Baghdad Rocked by New Blasts Amid Deadly Wave of ISIS Attacks

May 17, 2016

By Ghassan Adnan and Asa Fitch

Another wave of explosions in the Iraqi capital killed at least 70 people on Tuesday, the latest in a surge of urban violence that has the government, beset by political crises, looking increasingly paralyzed.

Bombings almost every day over the past week in or around Baghdad have killed at least 194 people, and the political strain from the bloodshed has begun to show on U.S.-backed Prime Minister Haider al-Abadi’s government.

Islamic State’s success in breaching cordons around the city have politicians and security forces openly trading blame for the gaps.

The attacks represent a shift in strategy amid recent losses by the group in Anbar province, which borders Baghdad. Dislodged from the cities of Ramadi and Hit and under pressure on the front lines, militants have stepped up suicide bombings in populated areas they don’t control.

Despite the growing threat to the capital, the U.S.-led coalition fighting Islamic State is urging Iraq not to divert any forces from the front lines, according to coalition spokesman Col. Steve Warren.

“If you want to stop these bombs, you have to keep forces in the field,” to defeat Islamic State there, he said. He added that the Iraqi government already had almost half its military deployed in Baghdad.

U.S. officials have noted the city couldn’t be made completely secure even when thousands of U.S. troops were deployed there. They describe the new string of attacks as opportunistic attempts by Islamic State to sow discord in Baghdad and gain international attention.

“We are seeing them use more traditional terror tactics to strike out in part because they’re weaker,” State Department spokesman John Kirby said. “They don’t have the same quasi-military capabilities that they once had.”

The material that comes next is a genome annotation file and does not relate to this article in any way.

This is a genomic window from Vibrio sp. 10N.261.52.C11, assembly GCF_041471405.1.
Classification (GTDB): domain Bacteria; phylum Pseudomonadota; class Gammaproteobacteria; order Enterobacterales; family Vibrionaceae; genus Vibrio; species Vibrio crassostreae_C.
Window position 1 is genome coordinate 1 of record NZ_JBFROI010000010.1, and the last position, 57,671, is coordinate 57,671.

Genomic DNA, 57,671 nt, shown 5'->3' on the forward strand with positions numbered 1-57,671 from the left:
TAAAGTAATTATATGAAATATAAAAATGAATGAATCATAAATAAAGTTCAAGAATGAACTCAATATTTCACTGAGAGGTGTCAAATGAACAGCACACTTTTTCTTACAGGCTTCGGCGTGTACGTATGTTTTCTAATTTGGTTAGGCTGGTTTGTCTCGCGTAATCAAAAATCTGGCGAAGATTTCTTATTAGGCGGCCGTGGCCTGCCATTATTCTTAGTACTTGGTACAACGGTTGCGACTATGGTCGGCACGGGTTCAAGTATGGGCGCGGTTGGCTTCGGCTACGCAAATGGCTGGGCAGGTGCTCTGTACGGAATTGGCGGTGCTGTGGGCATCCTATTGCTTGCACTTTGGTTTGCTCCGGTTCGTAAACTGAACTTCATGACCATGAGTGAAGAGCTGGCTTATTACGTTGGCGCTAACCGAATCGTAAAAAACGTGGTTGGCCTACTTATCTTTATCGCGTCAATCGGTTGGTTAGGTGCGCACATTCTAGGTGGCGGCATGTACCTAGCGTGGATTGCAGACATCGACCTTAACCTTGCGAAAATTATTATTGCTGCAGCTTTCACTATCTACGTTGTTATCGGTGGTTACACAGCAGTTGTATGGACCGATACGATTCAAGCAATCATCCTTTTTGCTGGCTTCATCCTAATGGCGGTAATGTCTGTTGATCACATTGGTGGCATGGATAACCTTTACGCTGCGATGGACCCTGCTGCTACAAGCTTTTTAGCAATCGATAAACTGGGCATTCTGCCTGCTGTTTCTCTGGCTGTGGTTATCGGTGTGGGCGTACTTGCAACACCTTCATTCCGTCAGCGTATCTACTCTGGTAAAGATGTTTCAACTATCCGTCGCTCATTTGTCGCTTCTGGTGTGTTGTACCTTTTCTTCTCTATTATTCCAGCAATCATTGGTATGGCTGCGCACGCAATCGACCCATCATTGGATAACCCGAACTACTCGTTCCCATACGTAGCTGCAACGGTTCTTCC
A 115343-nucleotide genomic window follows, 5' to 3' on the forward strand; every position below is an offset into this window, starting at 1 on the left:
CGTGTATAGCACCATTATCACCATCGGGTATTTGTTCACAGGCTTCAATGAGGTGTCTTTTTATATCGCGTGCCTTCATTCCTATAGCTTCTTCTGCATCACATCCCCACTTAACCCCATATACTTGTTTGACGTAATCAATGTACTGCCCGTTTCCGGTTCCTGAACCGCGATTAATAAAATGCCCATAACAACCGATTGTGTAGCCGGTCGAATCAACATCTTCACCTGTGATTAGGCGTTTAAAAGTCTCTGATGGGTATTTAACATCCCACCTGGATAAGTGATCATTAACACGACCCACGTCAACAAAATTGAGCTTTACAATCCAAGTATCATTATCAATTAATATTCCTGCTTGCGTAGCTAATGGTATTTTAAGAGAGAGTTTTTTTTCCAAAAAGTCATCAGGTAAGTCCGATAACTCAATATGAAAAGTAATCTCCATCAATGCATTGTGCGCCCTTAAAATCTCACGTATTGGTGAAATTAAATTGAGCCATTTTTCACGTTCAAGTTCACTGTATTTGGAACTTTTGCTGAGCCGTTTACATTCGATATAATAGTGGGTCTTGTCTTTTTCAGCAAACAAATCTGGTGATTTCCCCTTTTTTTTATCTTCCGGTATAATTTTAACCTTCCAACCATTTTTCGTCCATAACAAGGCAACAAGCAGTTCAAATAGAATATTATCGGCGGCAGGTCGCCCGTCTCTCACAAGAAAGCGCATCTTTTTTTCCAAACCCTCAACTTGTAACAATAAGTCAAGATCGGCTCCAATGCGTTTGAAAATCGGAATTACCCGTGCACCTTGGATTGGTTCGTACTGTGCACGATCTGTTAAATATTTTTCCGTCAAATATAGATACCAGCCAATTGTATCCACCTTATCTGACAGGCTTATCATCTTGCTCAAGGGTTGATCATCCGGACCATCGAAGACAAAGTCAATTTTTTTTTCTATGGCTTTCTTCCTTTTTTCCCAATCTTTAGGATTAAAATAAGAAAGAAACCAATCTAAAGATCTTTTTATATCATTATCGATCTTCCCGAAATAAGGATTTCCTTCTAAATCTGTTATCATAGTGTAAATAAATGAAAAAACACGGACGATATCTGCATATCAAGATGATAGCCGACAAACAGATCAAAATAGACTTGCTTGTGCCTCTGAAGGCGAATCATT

Iraqi officials and some analysts say the Sunni extremists have been aided by the poor training of Iraqi security forces as well as bad equipment, faulty intelligence and a lack of coordination among the agencies that police the city.

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One comment on “Baghdad Rocked by New Blasts Amid Deadly Wave of ISIS Attacks”

  • @OP – Islamic State’s success in breaching cordons around the city have politicians and security forces openly trading blame for the gaps.

    Once the god virus generates a red mist in the brain, fanatics lose all sense of moral responsibility. – Even ones who are supposed to have been trained in codes of medical ethics!

    An NHS doctor left his family in the UK and joined the Islamic State militant group in Syria, the BBC has learned from leaked IS recruitment papers.

    Issam Abuanza, 37 – who gained a licence to practise medicine in the UK in 2009 – left his Sheffield home, his wife and two children in 2014.

    His sister Najla has told the BBC his parents will never forgive him.

    On social media, Dr Abuanza has said he wished that a Jordanian pilot burnt alive by IS had taken longer to die.

    In a January 2015 Facebook post, Dr Abuanza celebrated the terrorist attack on the Parisian headquarters of the satirical magazine Charlie Hebdo in which 12 members of staff were gunned down, writing: “Praise be to God for this terrorist act. God kill off their enemies, military and civilian, men and women, adult and children..”

    The following month he wrote about the killing by IS militants of a captured Jordanian pilot who was burnt alive, complaining that: “I would’ve liked for them to burn him extremely slowly and I could treat him so we could torch him once more.”

    On his Facebook page he is pictured wearing doctors’ scrubs and carrying a gun in a holster. He smiles as he raises his finger in the air – a symbolic gesture to represent the oneness of God that is commonly seen in the iconography of Islamic extremism.

    Another image shows him in combat fatigues, cradling an automatic rifle and reading the Koran.

    Dr Abuanza is a Palestinian doctor with British citizenship who spent seven years working for the NHS. He is the first practising NHS doctor known to have joined the Islamic State group.

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